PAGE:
Archived — Audit of the Structured Financing Facility (SFF) Program

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Final Audit Report

May 2008

Recommended for Approval to the Deputy Minister By the DAC on

Approved by the Deputy Minister on

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Aussi offert en français sous le titre Vérification du Programme du mécanisme de financement structuré.


Table of Contents


1.0 Executive Summary

1.1 Introduction

The initial Structured Financing Facility (SFF) Program was developed in 2002 as a five-year, $150 million program designed to stimulate economic activities in the Canadian shipbuilding and marine industry by providing financial assistance to buyers and lessors of Canadian-built ships. The Program helped to buy down the interest rate of the loan used to finance the purchase or lease. Between 2003 and 2007, a total of $84 million was re-allocated due to budget limitations and re-profiling, bringing the total initial SFF Program approved contribution funding to $57 million. The Program was renewed in June 2007, with funding of $50 million to help ensure that Canadian shipyard capability exists to meet federal procurement and maintenance needs in 2009 and beyond.

The Audit and Evaluation Branch's (AEB) 2005–2008 Multi Year Risk-Based Audit Plan, approved by the Departmental Audit and Evaluation Committee (DAEC) includes an audit of the SFF Program. The objective of the audit was to provide assurance to senior management that sufficient and appropriate practices and procedures are in place and undertaken to ensure that the SFF Program as implemented is consistent with government and departmental objectives and priorities, and that the Program addresses actual needs.

The scope of the audit covered both the initial and the renewed SFF Programs from their inception through to February 2008.

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1.2 Main Findings

It is recognized that key lessons learned from the initial SFF Program were identified and acted upon by management to improve the design and delivery of the renewed Program. Specifically, the following improvements have been made: the renewed Program's Terms and Conditions more clearly define eligible expenses and specifically prohibit the ability of purchasers to act as project managers; recipients are required to report project performance against pre-defined criteria using qualitative information; program officers are required to conduct site visits for monitoring purposes during the application, project implementation, and project completion phases; and project approval decisions are documented using assessment criteria from the Project Summary Form (PSF). In addition, our interviews with representatives of Program management indicate that ongoing efforts are made to further improve the efficiency and effectiveness of the Program as it continues to evolve.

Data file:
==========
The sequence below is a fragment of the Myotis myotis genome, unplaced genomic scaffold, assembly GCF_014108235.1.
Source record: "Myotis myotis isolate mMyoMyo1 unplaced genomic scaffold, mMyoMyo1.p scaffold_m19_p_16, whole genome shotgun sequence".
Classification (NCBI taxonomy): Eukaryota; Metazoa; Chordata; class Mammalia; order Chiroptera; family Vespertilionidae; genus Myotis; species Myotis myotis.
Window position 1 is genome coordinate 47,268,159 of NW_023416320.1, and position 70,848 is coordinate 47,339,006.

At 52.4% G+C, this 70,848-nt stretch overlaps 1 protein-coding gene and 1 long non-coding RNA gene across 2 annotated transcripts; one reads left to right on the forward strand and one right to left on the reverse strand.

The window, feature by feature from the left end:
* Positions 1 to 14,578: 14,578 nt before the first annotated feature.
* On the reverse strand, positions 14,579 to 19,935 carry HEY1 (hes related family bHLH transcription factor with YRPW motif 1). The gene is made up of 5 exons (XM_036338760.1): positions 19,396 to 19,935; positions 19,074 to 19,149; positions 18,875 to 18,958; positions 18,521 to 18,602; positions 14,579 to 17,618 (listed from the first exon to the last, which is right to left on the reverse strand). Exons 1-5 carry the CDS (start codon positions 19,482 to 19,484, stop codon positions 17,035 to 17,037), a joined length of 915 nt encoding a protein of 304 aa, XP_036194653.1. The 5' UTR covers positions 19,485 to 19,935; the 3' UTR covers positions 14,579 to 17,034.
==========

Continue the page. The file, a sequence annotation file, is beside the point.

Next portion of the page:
Two main findings were identified through the audit:

Internal Control

  • Finding 1.0 —Information in some project files was not supported by sufficient back-up documentation and/or was not in accordance with documented Program procedures.
  • Finding 2.0 —The date of receipt of a completed application under the Program is not clearly defined. This may lead to difficulties in substantiating the timing of applications in the instances where more than one project of similar merit is submitted for project funding under the same time period.
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1.3 Recommendations

To address the findings described above, the following recommendations are provided:

  • Recommendation 1.0 —The Director, Defence and Marine Directorate, should ensure that expected Program procedures, including the expected and acceptable level of file documentation, are clearly defined and communicated and that an approach be implemented to ensure quality control over compliance with established procedures.
  • Recommendation 2.0 —The Director, Defence and Marine Directorate, should ensure that items required to fully complete an application are documented and referenced by program officers on file, and should ensure that applicants receive a formal notification of the date their application is considered completed
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1.4 Statement of Assurance

In my professional judgment as Chief Audit Executive, sufficient and appropriate audit procedures have been conducted and evidence gathered to support the accuracy of the opinion provided and contained in this report. The opinion is based on a comparison of the conditions, as they existed at the time, against pre-established audit criteria. The opinion is applicable only to the entities examined and within the scope described herein.

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1.5 Audit Opinion

In my opinion, the SFF Program has minor weaknesses, with low risk exposures, related to control processes of the Program that require management attention.

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Richard Willan  
Acting Chief Audit Executive,  
Industry Canada

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Date